Tunis – International partners joined efforts with the United Nations system in Libya to support and boost their Libyan counterparts’ capacity to design, develop and implement social policies including a stronger community participation in the framework of efforts to stabilize and develop Libya.
UN-Habitat and the United Nations Population Fund (UNFPA) disseminated the findings of five Libyan city profiles carried out on Benghazi, Janzour, Al Kufra, Ubari and Sabha in the closing event of the Rapid City Profiling & Monitoring System.
Funded by the European Union under the Instrument contributing to Stability and Peace, the Rapid City Profiling and Monitoring System Project is implemented jointly by UN-Habitat and UNFPA, in collaboration with the Libyan Ministry of Planning, the Bureau of Statistics and Census, the Urban Planning Agency and respective municipalities, in coordination with relevant ministries, UN agencies, and international and national NGOs.
The City Profiles consist of a multisectoral tool providing a detailed assessment of urban functionality, services, and population dynamics, with a focus on the conflict-implications in terms of demographic changes, infrastructural damage, the socioeconomic landscape and the coping mechanisms adopted by the population.
The report informs on the modalities through which the crisis has affected the population, a quarter of which affirmed they have had to adopt coping mechanisms to ensure their financial sustainability.
The report also shows how the growth of informal settlements after 2011 caused additional pressure on public utility networks and services, although most of the surveyed population affirmed that their household remains more than 6km away from functioning public services (health, school and public administration).
Consultations were held with local authorities and international stakeholders to discuss the findings and priorities for development and humanitarian aid agencies. The City Profile report includes several evidence-based recommendations guiding the Libyan Government and UN agencies to address the most critical short, medium and long-term needs in order to coordinate the interventions in each city and respond to the most urgent necessities more efficiently.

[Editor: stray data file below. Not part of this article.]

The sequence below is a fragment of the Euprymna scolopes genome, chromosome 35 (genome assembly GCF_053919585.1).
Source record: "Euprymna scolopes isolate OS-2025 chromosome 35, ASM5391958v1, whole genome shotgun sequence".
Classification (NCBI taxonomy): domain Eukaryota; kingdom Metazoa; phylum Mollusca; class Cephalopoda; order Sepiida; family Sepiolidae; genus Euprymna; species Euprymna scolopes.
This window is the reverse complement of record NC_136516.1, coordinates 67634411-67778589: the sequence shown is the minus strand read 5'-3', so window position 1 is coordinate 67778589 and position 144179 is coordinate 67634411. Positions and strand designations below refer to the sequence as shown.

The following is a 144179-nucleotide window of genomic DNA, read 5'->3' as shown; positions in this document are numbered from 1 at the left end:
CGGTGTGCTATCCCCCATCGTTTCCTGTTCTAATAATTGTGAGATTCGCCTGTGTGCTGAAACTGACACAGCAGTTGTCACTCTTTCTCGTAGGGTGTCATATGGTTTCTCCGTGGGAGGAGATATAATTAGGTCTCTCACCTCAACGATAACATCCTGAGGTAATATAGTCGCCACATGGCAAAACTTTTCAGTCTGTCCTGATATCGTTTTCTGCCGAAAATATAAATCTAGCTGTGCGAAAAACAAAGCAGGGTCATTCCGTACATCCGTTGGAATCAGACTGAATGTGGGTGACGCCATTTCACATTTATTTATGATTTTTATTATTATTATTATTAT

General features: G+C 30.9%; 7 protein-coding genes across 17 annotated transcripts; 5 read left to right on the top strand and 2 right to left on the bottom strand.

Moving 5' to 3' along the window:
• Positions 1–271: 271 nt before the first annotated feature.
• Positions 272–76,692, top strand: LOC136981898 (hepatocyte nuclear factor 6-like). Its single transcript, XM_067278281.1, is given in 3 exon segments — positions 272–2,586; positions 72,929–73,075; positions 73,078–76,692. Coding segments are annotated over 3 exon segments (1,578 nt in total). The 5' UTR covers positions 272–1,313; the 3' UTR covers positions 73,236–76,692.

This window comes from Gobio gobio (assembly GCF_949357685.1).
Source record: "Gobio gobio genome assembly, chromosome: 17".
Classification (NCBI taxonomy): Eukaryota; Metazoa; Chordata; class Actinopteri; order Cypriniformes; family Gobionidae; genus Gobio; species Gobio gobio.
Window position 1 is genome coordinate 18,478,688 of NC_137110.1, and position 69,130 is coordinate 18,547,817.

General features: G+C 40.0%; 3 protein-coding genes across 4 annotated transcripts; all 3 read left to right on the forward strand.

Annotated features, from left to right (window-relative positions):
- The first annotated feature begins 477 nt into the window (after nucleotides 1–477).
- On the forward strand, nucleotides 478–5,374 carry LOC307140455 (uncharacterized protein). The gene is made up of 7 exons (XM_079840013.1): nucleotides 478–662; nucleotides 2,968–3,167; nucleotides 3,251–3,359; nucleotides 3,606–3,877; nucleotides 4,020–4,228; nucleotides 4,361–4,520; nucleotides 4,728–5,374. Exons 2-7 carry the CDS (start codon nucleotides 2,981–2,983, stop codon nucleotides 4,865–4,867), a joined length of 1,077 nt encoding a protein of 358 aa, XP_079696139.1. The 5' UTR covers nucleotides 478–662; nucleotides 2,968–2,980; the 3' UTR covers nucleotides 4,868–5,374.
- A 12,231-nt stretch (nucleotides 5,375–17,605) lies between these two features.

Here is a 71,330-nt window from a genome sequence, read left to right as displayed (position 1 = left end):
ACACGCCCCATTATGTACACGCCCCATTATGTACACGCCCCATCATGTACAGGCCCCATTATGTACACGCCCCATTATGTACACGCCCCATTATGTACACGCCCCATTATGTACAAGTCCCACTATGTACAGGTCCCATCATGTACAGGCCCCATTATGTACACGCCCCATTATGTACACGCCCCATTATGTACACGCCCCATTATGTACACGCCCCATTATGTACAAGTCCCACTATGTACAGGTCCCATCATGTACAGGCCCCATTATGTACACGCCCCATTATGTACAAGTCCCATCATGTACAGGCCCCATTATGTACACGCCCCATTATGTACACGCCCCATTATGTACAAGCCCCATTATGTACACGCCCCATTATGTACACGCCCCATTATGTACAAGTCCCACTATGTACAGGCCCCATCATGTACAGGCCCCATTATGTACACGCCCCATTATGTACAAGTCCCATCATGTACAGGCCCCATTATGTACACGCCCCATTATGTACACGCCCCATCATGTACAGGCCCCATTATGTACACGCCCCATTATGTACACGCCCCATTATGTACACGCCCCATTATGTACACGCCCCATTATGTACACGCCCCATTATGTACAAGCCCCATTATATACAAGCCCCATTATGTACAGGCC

In his opening remarks, Mr. Alan Bugeja, EU Ambassador to Libya, said that the city profile reports represent a great evidence-based tool to sharpen our collective understanding of the challenges and rehabilitation needs faced by each targeted city, and should help foster better coordination between humanitarian and development stakeholders and the Libyan authorities on defining Libya’s short-term priorities.
“As Libya moves beyond conflict and crisis, implementing a multisectoral recovery in cities is key in addressing the needs of the Libyan population,” said Abdel-Rahman Ghandour, UN Resident Coordinator and UN Humanitarian Coordinator ad interim for Libya. “These five city profiles provide the data and evidence needed for all of us working in Libya to put in place a clear plan of action to respond to the needs of citizens.”
Mr. Essam Garbaa, Head of the international Cooperation Office in the Ministry of Planning confirmed that “the Rapid City Profiling and Monitoring System is a milestone to promote the evidence-based planning on the central and local levels in Libya. It is of high interest to all stakeholders to expand the geographical coverage of such tool to reach all Libya in the future. In the meanwhile, to sustain the reconstruction and development efforts, It is a priority to invest in the capacity-building of the concerned parties on the maneuver of the city and population profiles in strategic planning.”
Ms Yosr Nehdi, Habitat Country Manager, added that “the Libya data portal is an important tool to ensure the sustainability of the project as it will be activated for two years. UN-HABITAT is also keen on reinforcing the collaboration with the Urban Planning Agency to build the capacities of the six municipalities on GIS for a better monitoring and update of the urban data base.”
“The Rapid City Profiling and Monitoring System is part of UNFPA efforts to support the Libyan authorities in generating evidence on population needs and guarantee the use of data at national and subnational levels to inform policies for Libya’s development, humanitarian and peacebuilding priorities,” concluded Ms. Bérangère Böell-Yousfi, UNFPA Libya Head of Office. “It is also a critical tool to track the achievements towards the 2030 agenda and monitor the Sustainable Development Goals in Libya.”